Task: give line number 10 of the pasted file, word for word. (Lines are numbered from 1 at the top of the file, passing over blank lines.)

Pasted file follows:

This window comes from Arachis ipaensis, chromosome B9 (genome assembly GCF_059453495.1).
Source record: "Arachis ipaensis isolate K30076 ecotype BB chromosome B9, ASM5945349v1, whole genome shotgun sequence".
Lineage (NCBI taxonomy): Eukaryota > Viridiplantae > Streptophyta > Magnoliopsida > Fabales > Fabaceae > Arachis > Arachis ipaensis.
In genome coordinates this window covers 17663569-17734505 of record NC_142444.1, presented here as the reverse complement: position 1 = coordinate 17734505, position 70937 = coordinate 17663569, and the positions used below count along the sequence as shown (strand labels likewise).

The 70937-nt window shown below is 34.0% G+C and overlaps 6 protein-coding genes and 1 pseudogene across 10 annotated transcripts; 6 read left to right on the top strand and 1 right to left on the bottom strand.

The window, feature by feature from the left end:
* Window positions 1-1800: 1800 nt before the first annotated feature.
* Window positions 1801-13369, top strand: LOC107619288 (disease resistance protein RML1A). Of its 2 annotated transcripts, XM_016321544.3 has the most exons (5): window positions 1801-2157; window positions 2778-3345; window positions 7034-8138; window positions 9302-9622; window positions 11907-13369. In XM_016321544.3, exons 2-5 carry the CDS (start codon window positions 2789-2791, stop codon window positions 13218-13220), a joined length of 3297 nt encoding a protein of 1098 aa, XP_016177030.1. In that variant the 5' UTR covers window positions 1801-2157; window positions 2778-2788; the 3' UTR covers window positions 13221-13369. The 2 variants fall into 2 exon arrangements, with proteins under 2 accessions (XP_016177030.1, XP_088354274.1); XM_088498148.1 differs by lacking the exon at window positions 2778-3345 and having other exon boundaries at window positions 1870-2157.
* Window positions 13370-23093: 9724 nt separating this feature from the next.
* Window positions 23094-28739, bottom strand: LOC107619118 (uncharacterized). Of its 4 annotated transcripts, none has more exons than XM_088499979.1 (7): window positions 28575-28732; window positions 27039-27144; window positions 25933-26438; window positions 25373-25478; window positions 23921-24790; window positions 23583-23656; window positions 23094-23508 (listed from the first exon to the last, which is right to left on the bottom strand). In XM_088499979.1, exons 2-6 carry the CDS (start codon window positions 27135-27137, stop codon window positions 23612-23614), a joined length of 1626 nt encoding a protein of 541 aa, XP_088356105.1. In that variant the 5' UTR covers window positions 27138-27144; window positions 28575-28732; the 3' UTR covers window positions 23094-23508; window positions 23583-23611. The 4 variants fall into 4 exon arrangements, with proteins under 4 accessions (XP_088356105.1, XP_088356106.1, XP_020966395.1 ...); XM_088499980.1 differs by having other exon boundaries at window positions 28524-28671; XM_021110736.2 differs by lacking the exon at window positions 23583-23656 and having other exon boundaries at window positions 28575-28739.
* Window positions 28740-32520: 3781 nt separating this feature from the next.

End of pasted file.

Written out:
* Window positions 23094-28739, bottom strand: LOC107619118 (uncharacterized). Of its 4 annotated transcripts, none has more exons than XM_088499979.1 (7): window positions 28575-28732; window positions 27039-27144; window positions 25933-26438; window positions 25373-25478; window positions 23921-24790; window positions 23583-23656; window positions 23094-23508 (listed from the first exon to the last, which is right to left on the bottom strand). In XM_088499979.1, exons 2-6 carry the CDS (start codon window positions 27135-27137, stop codon window positions 23612-23614), a joined length of 1626 nt encoding a protein of 541 aa, XP_088356105.1. In that variant the 5' UTR covers window positions 27138-27144; window positions 28575-28732; the 3' UTR covers window positions 23094-23508; window positions 23583-23611. The 4 variants fall into 4 exon arrangements, with proteins under 4 accessions (XP_088356105.1, XP_088356106.1, XP_020966395.1 ...); XM_088499980.1 differs by having other exon boundaries at window positions 28524-28671; XM_021110736.2 differs by lacking the exon at window positions 23583-23656 and having other exon boundaries at window positions 28575-28739.